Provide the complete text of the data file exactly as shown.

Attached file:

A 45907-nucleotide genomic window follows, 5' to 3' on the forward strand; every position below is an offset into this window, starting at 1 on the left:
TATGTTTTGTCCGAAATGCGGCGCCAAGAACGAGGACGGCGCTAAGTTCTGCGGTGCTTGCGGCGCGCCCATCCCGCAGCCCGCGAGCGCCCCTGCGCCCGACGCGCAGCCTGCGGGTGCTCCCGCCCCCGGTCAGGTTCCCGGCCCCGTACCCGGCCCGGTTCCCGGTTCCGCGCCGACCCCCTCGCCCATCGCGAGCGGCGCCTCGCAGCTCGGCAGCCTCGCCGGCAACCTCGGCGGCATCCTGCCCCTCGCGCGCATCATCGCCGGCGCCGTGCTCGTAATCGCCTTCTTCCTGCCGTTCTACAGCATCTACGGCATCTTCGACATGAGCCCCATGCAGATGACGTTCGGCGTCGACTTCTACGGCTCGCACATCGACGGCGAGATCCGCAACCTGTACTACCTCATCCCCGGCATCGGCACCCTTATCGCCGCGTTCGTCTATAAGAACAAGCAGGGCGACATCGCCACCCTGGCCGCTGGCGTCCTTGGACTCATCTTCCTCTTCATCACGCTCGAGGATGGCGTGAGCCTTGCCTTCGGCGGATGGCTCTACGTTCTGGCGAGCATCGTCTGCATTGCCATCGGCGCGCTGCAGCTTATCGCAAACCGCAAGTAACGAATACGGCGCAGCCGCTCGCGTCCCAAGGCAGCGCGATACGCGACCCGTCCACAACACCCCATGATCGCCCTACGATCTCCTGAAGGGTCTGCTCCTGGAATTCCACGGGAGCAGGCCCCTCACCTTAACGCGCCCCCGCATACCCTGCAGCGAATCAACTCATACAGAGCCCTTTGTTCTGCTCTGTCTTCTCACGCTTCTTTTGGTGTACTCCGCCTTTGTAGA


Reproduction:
A 45907-nucleotide genomic window follows, 5' to 3' on the forward strand; every position below is an offset into this window, starting at 1 on the left:
TATGTTTTGTCCGAAATGCGGCGCCAAGAACGAGGACGGCGCTAAGTTCTGCGGTGCTTGCGGCGCGCCCATCCCGCAGCCCGCGAGCGCCCCTGCGCCCGACGCGCAGCCTGCGGGTGCTCCCGCCCCCGGTCAGGTTCCCGGCCCCGTACCCGGCCCGGTTCCCGGTTCCGCGCCGACCCCCTCGCCCATCGCGAGCGGCGCCTCGCAGCTCGGCAGCCTCGCCGGCAACCTCGGCGGCATCCTGCCCCTCGCGCGCATCATCGCCGGCGCCGTGCTCGTAATCGCCTTCTTCCTGCCGTTCTACAGCATCTACGGCATCTTCGACATGAGCCCCATGCAGATGACGTTCGGCGTCGACTTCTACGGCTCGCACATCGACGGCGAGATCCGCAACCTGTACTACCTCATCCCCGGCATCGGCACCCTTATCGCCGCGTTCGTCTATAAGAACAAGCAGGGCGACATCGCCACCCTGGCCGCTGGCGTCCTTGGACTCATCTTCCTCTTCATCACGCTCGAGGATGGCGTGAGCCTTGCCTTCGGCGGATGGCTCTACGTTCTGGCGAGCATCGTCTGCATTGCCATCGGCGCGCTGCAGCTTATCGCAAACCGCAAGTAACGAATACGGCGCAGCCGCTCGCGTCCCAAGGCAGCGCGATACGCGACCCGTCCACAACACCCCATGATCGCCCTACGATCTCCTGAAGGGTCTGCTCCTGGAATTCCACGGGAGCAGGCCCCTCACCTTAACGCGCCCCCGCATACCCTGCAGCGAATCAACTCATACAGAGCCCTTTGTTCTGCTCTGTCTTCTCACGCTTCTTTTGGTGTACTCCGCCTTTGTAGA